DW’s last salary survey (DW 25 October 1996) caught a mood of progress after the stagnation of recent years: it reported that design groups anticipate expanding their design teams by 28 per cent over the next two years. But any such expansion is likely to be managed much more cannily than in the past, says management consultant David Jebb, whose consultancy David Jebb & Associates works closely with design groups.
Jebb compiles quarterly commercial performance ratios for the DBA and has observed employment practices in the industry which are either realistic or ruthless, depending on where you sit: “The lessons of the past have been absorbed in as much that remuneration is being linked more closely to performance. Heavyweight senior staff are being replaced by Mac-literate juniors, and there is more reliance on using freelancers rather than hiring permanent staff,” says Jebb.
The result is that there is currently no great pressure on salaries and no great surge in hiring lots of new permanent staff. Some substantial salary hikes have been recorded, mainly paid in bonuses; but the overall pay rise across the board is more like 5 per cent, says Jebb.
This, he says, is nothing to get alarmed about. But the tendency to replace senior designers with juniors armed with new technology is more frightening. “The industry has got to get its pricing right. Many design groups don’t realise that the IT available to them is also available to their clients,” explains Jebb. “Currently, many designers give away the valuable first stage – design concepts and ideas – for nothing because they hope to claw back the money in implementation. That may change.”
Widespread use of new Mac technology explains why the design industry’s recovery in fee-income has far outstripped recovery in employment levels. But, worryingly, if demand for design services did crank up sufficiently to warrant heavier recruitment of designers in 1997, there is a question mark over the ability of the infrastructure to cope. The old mismatch between the design industry and design education – which was part of the boom-to-bust scenario of a decade ago – is still with us, despite the enormous expansion of design courses at higher education level.
A recent report issued by the Royal Society of Arts on the state of design education in the UK identified basic deficiencies in drawing, presentation and research skills. The report, entitled Signs of Strain and drawn from comments of 20 jury chairmen in the RSA Student Design Awards, highlights the marked discrepancies between different design disciplines and observes that studio activities requiring close supervision are among the most vulnerable.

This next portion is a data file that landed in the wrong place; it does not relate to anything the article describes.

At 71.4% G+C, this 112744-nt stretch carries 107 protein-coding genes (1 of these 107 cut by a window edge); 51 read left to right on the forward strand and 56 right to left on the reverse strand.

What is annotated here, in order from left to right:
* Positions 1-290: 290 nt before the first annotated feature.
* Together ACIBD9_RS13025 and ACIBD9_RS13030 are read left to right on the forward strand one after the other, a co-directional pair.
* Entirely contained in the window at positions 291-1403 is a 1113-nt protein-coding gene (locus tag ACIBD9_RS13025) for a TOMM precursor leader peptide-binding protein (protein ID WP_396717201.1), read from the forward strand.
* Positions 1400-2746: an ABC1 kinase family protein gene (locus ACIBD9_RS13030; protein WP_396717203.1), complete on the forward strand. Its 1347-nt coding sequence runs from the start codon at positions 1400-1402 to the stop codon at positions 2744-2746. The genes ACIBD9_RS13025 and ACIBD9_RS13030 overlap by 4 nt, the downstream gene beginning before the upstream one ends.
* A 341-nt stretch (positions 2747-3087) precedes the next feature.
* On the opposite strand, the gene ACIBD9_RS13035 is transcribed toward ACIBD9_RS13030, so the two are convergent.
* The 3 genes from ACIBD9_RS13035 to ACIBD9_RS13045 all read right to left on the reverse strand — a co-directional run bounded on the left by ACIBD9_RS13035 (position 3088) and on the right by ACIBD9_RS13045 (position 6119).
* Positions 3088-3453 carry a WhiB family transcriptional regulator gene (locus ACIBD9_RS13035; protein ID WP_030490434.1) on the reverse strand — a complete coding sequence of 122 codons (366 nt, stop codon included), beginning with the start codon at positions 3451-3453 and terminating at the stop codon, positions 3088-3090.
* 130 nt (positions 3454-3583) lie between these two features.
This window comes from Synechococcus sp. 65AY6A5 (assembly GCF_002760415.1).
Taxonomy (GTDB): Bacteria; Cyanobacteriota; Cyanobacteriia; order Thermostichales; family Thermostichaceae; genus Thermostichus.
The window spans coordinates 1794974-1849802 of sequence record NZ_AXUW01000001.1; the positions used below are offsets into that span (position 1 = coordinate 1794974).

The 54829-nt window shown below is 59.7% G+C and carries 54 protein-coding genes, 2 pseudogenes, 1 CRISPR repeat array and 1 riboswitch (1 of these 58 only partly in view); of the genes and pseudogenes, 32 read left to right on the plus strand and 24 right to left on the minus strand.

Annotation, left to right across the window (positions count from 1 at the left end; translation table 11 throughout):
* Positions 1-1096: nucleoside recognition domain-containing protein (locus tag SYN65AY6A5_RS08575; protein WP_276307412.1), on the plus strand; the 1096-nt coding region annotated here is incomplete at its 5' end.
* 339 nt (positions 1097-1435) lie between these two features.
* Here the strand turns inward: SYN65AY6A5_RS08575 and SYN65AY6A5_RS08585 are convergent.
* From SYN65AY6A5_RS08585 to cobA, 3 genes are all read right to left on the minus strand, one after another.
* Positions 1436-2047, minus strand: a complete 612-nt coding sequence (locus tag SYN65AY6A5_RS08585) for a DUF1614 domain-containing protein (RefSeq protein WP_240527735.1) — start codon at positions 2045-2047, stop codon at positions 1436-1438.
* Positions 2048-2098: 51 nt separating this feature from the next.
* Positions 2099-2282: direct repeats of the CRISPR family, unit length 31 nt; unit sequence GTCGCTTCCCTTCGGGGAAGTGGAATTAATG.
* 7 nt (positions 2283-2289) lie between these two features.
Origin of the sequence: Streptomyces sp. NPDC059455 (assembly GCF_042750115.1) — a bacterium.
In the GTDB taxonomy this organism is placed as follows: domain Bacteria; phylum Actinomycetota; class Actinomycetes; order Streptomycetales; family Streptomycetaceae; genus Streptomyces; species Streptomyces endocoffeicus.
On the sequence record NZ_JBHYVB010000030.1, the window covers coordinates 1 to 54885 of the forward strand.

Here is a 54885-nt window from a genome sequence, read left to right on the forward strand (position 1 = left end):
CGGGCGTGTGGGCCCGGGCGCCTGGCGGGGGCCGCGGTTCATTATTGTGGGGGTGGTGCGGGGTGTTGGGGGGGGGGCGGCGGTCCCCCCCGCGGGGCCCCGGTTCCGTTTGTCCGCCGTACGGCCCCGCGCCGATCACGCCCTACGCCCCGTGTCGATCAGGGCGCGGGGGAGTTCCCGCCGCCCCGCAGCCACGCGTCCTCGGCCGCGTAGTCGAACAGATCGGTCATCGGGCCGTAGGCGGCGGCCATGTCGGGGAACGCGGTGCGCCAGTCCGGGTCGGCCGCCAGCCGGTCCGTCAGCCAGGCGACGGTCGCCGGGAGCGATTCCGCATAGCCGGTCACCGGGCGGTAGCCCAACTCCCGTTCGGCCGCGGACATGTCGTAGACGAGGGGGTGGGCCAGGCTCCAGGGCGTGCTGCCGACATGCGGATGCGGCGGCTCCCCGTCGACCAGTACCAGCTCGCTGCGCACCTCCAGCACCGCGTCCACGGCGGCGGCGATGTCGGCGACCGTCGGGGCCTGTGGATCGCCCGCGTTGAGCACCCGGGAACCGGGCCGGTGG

The report concludes: “While the very best students remain as strong as ever, these pressures – notably focused on tutor support for greatly expanded student numbers – are leading in some cases to deteriorating standards in the middle ground of students.” But the report also has a barb for the design industry, saying: “The speed and intensity of recent changes in design education – especially with regard to course aims, numbers and modularity – are not sufficiently well recognised and understood by the design profession.”
For the design industry to grow in a sustainable way, it is clear that the relationship with design education and training still needs to be sorted out. Having more than 60 000 students in the UK art and design system may be one thing; having readily employable graduates is another. But the nature of the design businesses graduates will join is what most concerns David Jebb: “There is now a real divide between the sheep and the goats – the design providers who sell the art and craft of design to order, and the genuine design consultancies who solve client problems. In 1997, the design providers will be squeezed more and more on cost. Only the design consultancies will be able to command the fees that will generate real growth.”
Jebb’s message is a blunt one: selling design as a commodity, and not as a problem-solving process, will leave design consultancies between a rock and a hard place as pressurised client companies drive an increasingly hard bargain. That kind of scenario immediately takes the steam out of the overheating theory, but many in the design industry believe that cool heads are what are needed right now. “People are coming at the upturn with a different attitude,” says former Design Bridge managing director Richard Williams. “Having survived the recession, they are fitter, more focused on cost control, and far more profit-oriented.”
Nobody, it seems, is about to go overboard about the good times being back. “Designers are like farmers these day,” says John Sorrell, “they are congenital moaners, and I include myself in that!” So welcome back to work – the jug of cold water is on the plan chest!